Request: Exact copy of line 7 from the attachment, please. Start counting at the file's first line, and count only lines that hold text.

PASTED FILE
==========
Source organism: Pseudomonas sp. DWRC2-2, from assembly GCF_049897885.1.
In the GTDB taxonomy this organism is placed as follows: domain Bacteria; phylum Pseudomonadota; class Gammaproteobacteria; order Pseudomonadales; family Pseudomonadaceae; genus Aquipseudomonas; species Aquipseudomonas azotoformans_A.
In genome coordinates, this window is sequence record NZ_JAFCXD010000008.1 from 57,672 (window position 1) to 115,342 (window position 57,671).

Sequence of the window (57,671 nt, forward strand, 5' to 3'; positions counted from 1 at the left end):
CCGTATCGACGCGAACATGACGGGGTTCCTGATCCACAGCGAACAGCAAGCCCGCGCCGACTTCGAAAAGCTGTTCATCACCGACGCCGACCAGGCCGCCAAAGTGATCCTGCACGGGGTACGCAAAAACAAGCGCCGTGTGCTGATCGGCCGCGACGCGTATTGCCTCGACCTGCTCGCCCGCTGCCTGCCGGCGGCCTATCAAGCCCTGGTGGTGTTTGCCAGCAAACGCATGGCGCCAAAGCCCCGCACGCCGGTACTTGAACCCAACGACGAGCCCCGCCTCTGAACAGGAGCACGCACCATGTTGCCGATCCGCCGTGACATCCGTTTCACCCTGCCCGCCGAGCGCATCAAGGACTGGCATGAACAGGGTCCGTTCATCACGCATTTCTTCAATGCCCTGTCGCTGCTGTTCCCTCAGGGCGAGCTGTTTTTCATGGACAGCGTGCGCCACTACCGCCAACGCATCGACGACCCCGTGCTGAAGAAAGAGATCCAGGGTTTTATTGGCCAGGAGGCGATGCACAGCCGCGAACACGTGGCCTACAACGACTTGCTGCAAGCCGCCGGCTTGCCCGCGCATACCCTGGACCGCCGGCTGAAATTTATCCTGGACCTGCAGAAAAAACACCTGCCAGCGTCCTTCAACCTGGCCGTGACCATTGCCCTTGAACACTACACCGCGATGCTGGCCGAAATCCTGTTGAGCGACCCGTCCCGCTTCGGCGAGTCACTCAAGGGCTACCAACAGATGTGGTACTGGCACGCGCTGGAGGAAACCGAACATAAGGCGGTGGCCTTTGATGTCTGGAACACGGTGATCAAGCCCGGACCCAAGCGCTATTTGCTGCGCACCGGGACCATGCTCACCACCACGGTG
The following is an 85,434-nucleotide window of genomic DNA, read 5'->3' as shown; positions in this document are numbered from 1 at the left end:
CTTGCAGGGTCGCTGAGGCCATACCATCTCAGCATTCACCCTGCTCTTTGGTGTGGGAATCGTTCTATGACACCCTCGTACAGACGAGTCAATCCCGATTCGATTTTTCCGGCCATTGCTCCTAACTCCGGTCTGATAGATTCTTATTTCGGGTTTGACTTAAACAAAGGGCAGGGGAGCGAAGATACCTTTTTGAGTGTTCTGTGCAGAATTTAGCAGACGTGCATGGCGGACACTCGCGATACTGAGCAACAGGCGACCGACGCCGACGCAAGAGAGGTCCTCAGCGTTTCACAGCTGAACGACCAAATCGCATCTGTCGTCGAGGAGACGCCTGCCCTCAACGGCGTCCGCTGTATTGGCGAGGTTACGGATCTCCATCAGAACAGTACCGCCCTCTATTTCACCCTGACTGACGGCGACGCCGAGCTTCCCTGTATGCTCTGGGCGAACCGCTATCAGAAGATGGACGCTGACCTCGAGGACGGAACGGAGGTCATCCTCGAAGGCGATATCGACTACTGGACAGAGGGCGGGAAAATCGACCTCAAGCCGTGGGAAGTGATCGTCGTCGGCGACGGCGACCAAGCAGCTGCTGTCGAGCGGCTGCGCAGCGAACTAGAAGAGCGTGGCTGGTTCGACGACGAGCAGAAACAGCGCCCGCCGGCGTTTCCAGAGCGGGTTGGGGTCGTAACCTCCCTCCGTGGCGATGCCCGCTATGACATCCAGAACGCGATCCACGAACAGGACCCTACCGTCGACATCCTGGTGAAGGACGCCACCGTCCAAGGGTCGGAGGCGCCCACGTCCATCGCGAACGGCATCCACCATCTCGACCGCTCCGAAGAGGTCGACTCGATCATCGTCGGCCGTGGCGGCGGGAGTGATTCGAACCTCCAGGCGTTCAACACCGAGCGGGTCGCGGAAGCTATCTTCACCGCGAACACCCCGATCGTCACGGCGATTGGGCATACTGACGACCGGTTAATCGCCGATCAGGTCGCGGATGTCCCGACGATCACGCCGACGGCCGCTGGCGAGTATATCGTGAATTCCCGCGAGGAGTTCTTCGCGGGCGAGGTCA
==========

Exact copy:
CTTGCAGGGTCGCTGAGGCCATACCATCTCAGCATTCACCCTGCTCTTTGGTGTGGGAATCGTTCTATGACACCCTCGTACAGACGAGTCAATCCCGATTCGATTTTTCCGGCCATTGCTCCTAACTCCGGTCTGATAGATTCTTATTTCGGGTTTGACTTAAACAAAGGGCAGGGGAGCGAAGATACCTTTTTGAGTGTTCTGTGCAGAATTTAGCAGACGTGCATGGCGGACACTCGCGATACTGAGCAACAGGCGACCGACGCCGACGCAAGAGAGGTCCTCAGCGTTTCACAGCTGAACGACCAAATCGCATCTGTCGTCGAGGAGACGCCTGCCCTCAACGGCGTCCGCTGTATTGGCGAGGTTACGGATCTCCATCAGAACAGTACCGCCCTCTATTTCACCCTGACTGACGGCGACGCCGAGCTTCCCTGTATGCTCTGGGCGAACCGCTATCAGAAGATGGACGCTGACCTCGAGGACGGAACGGAGGTCATCCTCGAAGGCGATATCGACTACTGGACAGAGGGCGGGAAAATCGACCTCAAGCCGTGGGAAGTGATCGTCGTCGGCGACGGCGACCAAGCAGCTGCTGTCGAGCGGCTGCGCAGCGAACTAGAAGAGCGTGGCTGGTTCGACGACGAGCAGAAACAGCGCCCGCCGGCGTTTCCAGAGCGGGTTGGGGTCGTAACCTCCCTCCGTGGCGATGCCCGCTATGACATCCAGAACGCGATCCACGAACAGGACCCTACCGTCGACATCCTGGTGAAGGACGCCACCGTCCAAGGGTCGGAGGCGCCCACGTCCATCGCGAACGGCATCCACCATCTCGACCGCTCCGAAGAGGTCGACTCGATCATCGTCGGCCGTGGCGGCGGGAGTGATTCGAACCTCCAGGCGTTCAACACCGAGCGGGTCGCGGAAGCTATCTTCACCGCGAACACCCCGATCGTCACGGCGATTGGGCATACTGACGACCGGTTAATCGCCGATCAGGTCGCGGATGTCCCGACGATCACGCCGACGGCCGCTGGCGAGTATATCGTGAATTCCCGCGAGGAGTTCTTCGCGGGCGAGGTCA